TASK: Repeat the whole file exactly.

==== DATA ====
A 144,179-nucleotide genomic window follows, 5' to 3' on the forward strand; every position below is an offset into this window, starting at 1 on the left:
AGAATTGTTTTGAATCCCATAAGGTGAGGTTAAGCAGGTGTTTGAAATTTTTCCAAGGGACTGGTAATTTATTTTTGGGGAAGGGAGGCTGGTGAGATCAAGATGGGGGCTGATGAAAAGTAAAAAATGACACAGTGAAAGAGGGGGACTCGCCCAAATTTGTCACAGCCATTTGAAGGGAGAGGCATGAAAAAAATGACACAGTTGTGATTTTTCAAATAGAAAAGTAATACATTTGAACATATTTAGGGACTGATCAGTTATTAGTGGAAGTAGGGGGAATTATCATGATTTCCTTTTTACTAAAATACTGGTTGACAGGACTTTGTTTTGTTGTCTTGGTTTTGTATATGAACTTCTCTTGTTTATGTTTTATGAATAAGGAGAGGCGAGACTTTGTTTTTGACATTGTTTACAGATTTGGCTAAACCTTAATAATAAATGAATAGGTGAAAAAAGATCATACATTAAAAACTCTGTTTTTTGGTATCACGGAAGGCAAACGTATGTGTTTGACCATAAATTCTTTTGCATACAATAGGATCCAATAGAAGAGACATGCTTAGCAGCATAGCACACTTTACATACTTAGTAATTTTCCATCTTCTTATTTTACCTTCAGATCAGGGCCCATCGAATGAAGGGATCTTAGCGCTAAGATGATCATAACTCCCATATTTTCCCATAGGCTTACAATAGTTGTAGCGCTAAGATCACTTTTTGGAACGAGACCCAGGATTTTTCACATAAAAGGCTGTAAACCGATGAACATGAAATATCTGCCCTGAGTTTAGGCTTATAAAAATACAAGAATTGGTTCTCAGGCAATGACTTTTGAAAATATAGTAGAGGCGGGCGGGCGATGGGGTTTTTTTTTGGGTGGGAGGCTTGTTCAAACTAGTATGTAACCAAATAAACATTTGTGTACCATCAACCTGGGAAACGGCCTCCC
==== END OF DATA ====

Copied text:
A 144,179-nucleotide genomic window follows, 5' to 3' on the forward strand; every position below is an offset into this window, starting at 1 on the left:
AGAATTGTTTTGAATCCCATAAGGTGAGGTTAAGCAGGTGTTTGAAATTTTTCCAAGGGACTGGTAATTTATTTTTGGGGAAGGGAGGCTGGTGAGATCAAGATGGGGGCTGATGAAAAGTAAAAAATGACACAGTGAAAGAGGGGGACTCGCCCAAATTTGTCACAGCCATTTGAAGGGAGAGGCATGAAAAAAATGACACAGTTGTGATTTTTCAAATAGAAAAGTAATACATTTGAACATATTTAGGGACTGATCAGTTATTAGTGGAAGTAGGGGGAATTATCATGATTTCCTTTTTACTAAAATACTGGTTGACAGGACTTTGTTTTGTTGTCTTGGTTTTGTATATGAACTTCTCTTGTTTATGTTTTATGAATAAGGAGAGGCGAGACTTTGTTTTTGACATTGTTTACAGATTTGGCTAAACCTTAATAATAAATGAATAGGTGAAAAAAGATCATACATTAAAAACTCTGTTTTTTGGTATCACGGAAGGCAAACGTATGTGTTTGACCATAAATTCTTTTGCATACAATAGGATCCAATAGAAGAGACATGCTTAGCAGCATAGCACACTTTACATACTTAGTAATTTTCCATCTTCTTATTTTACCTTCAGATCAGGGCCCATCGAATGAAGGGATCTTAGCGCTAAGATGATCATAACTCCCATATTTTCCCATAGGCTTACAATAGTTGTAGCGCTAAGATCACTTTTTGGAACGAGACCCAGGATTTTTCACATAAAAGGCTGTAAACCGATGAACATGAAATATCTGCCCTGAGTTTAGGCTTATAAAAATACAAGAATTGGTTCTCAGGCAATGACTTTTGAAAATATAGTAGAGGCGGGCGGGCGATGGGGTTTTTTTTTGGGTGGGAGGCTTGTTCAAACTAGTATGTAACCAAATAAACATTTGTGTACCATCAACCTGGGAAACGGCCTCCC